People and Language

At a Glance
• Fusion of Han, Austronesian and immigrant cultures
• Customs of indigenous peoples
• Falling birth rates and aging population

Over 95 percent of Taiwan’s population is of Han Chinese ancestry, with the remainder composed of indigenous Austronesian peoples and recent immigrants. Han Taiwanese are the descendants of immigrants that arrived in two main waves—first, in the 17th century after the Manchu invasion of the main-land, and later, in 1949, when the ROC government relocated to the is-land. Austronesian peoples, meanwhile, have inhabited the island for millennia. Since the late 1990s, an increased number of marriages be-tween ROC citizens and foreign nationals has further diversified the nation’s ethnic makeup.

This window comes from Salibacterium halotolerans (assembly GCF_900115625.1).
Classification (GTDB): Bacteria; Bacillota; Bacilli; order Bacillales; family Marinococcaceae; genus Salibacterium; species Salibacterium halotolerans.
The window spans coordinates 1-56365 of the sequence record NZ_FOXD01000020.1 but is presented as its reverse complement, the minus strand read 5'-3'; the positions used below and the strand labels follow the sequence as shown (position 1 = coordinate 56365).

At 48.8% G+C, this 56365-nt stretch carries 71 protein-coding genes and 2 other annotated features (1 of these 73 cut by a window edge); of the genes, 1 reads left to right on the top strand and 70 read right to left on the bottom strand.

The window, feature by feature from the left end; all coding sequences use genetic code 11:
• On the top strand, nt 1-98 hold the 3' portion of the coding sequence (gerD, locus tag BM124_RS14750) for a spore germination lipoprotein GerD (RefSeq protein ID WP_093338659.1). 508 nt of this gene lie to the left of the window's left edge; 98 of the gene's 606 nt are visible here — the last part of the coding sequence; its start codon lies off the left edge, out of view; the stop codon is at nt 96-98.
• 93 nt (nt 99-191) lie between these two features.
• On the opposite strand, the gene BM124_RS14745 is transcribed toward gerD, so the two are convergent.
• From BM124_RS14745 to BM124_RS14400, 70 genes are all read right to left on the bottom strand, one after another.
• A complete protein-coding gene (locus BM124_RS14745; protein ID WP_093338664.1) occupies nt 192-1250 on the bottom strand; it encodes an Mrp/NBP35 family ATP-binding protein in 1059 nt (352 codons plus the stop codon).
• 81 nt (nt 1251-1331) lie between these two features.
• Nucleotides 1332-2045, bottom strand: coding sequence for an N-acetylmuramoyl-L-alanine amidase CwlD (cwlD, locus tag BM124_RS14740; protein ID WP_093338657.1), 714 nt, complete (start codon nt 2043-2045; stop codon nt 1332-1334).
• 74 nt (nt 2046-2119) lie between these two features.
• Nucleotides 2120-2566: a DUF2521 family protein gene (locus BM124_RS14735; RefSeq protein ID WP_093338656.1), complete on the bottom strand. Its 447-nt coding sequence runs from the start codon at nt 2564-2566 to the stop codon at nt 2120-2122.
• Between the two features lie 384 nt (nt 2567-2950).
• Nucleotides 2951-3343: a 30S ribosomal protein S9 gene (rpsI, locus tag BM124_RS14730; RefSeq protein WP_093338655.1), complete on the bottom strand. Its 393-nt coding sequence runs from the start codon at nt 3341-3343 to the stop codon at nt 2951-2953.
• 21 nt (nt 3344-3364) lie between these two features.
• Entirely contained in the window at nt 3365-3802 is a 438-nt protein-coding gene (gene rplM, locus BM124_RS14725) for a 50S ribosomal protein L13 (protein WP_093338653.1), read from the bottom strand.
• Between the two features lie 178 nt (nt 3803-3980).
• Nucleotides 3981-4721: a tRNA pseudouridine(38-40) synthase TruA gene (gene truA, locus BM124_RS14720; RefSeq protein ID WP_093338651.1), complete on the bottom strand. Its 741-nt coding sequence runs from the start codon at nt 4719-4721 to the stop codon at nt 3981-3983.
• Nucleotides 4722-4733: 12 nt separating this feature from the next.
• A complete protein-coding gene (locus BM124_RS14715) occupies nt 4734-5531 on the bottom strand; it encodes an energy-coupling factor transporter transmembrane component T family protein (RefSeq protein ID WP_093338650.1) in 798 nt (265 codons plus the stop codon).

Mandarin, the official language, is almost universally spoken and understood, while large segments of the population also speak Holo and Hakka. In addition, Taiwan’s indigenous groups have their own Austronesian languages while immigrants speak a variety of tongues. Longer lifespans combined with one of the lowest birth rates in the world have made Taiwan a rapidly aging society.

People over 65 now exceed 10 percent of the population, while each woman on average gives birth to one child during her lifetime. Policies have been enacted at the national and local levels to create a supportive child-rearing environment, improve preventative health care and provide a comprehensive social security net for the graying population.